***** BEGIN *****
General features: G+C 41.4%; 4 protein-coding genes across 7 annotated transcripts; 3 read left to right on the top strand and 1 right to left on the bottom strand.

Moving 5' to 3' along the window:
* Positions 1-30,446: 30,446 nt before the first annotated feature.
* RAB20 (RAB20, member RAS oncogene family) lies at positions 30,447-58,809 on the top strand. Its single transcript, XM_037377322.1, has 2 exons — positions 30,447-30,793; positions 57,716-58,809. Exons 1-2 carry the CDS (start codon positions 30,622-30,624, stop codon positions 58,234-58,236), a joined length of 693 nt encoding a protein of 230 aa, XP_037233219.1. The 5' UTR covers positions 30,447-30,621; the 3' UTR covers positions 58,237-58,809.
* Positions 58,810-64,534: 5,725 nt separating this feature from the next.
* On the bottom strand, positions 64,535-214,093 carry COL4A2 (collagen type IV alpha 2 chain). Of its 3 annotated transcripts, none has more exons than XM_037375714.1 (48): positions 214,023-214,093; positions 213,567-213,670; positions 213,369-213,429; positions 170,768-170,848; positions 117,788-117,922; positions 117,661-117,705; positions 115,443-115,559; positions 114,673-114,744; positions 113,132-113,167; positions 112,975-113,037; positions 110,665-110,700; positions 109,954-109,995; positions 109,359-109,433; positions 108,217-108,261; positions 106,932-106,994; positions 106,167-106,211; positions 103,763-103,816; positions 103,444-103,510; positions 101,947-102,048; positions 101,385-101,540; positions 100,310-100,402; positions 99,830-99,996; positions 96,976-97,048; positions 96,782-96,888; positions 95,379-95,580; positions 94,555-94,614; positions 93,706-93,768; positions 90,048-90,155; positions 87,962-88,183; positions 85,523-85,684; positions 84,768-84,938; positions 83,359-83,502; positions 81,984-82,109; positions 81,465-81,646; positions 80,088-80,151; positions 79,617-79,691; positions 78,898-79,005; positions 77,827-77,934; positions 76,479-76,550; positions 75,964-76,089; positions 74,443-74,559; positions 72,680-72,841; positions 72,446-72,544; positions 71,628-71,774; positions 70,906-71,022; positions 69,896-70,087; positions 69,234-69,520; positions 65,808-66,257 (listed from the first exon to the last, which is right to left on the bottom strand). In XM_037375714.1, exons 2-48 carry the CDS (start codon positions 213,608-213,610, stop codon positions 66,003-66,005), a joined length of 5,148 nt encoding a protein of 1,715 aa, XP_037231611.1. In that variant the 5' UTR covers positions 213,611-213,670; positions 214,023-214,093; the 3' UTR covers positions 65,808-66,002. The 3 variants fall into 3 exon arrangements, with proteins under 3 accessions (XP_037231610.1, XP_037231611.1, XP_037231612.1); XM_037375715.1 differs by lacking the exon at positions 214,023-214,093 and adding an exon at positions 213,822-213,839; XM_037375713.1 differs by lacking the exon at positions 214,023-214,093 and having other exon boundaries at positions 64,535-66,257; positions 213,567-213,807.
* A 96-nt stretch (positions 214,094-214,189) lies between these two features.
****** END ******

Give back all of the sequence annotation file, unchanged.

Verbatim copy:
General features: G+C 41.4%; 4 protein-coding genes across 7 annotated transcripts; 3 read left to right on the top strand and 1 right to left on the bottom strand.

Moving 5' to 3' along the window:
* Positions 1-30,446: 30,446 nt before the first annotated feature.
* RAB20 (RAB20, member RAS oncogene family) lies at positions 30,447-58,809 on the top strand. Its single transcript, XM_037377322.1, has 2 exons — positions 30,447-30,793; positions 57,716-58,809. Exons 1-2 carry the CDS (start codon positions 30,622-30,624, stop codon positions 58,234-58,236), a joined length of 693 nt encoding a protein of 230 aa, XP_037233219.1. The 5' UTR covers positions 30,447-30,621; the 3' UTR covers positions 58,237-58,809.
* Positions 58,810-64,534: 5,725 nt separating this feature from the next.
* On the bottom strand, positions 64,535-214,093 carry COL4A2 (collagen type IV alpha 2 chain). Of its 3 annotated transcripts, none has more exons than XM_037375714.1 (48): positions 214,023-214,093; positions 213,567-213,670; positions 213,369-213,429; positions 170,768-170,848; positions 117,788-117,922; positions 117,661-117,705; positions 115,443-115,559; positions 114,673-114,744; positions 113,132-113,167; positions 112,975-113,037; positions 110,665-110,700; positions 109,954-109,995; positions 109,359-109,433; positions 108,217-108,261; positions 106,932-106,994; positions 106,167-106,211; positions 103,763-103,816; positions 103,444-103,510; positions 101,947-102,048; positions 101,385-101,540; positions 100,310-100,402; positions 99,830-99,996; positions 96,976-97,048; positions 96,782-96,888; positions 95,379-95,580; positions 94,555-94,614; positions 93,706-93,768; positions 90,048-90,155; positions 87,962-88,183; positions 85,523-85,684; positions 84,768-84,938; positions 83,359-83,502; positions 81,984-82,109; positions 81,465-81,646; positions 80,088-80,151; positions 79,617-79,691; positions 78,898-79,005; positions 77,827-77,934; positions 76,479-76,550; positions 75,964-76,089; positions 74,443-74,559; positions 72,680-72,841; positions 72,446-72,544; positions 71,628-71,774; positions 70,906-71,022; positions 69,896-70,087; positions 69,234-69,520; positions 65,808-66,257 (listed from the first exon to the last, which is right to left on the bottom strand). In XM_037375714.1, exons 2-48 carry the CDS (start codon positions 213,608-213,610, stop codon positions 66,003-66,005), a joined length of 5,148 nt encoding a protein of 1,715 aa, XP_037231611.1. In that variant the 5' UTR covers positions 213,611-213,670; positions 214,023-214,093; the 3' UTR covers positions 65,808-66,002. The 3 variants fall into 3 exon arrangements, with proteins under 3 accessions (XP_037231610.1, XP_037231611.1, XP_037231612.1); XM_037375715.1 differs by lacking the exon at positions 214,023-214,093 and adding an exon at positions 213,822-213,839; XM_037375713.1 differs by lacking the exon at positions 214,023-214,093 and having other exon boundaries at positions 64,535-66,257; positions 213,567-213,807.
* A 96-nt stretch (positions 214,094-214,189) lies between these two features.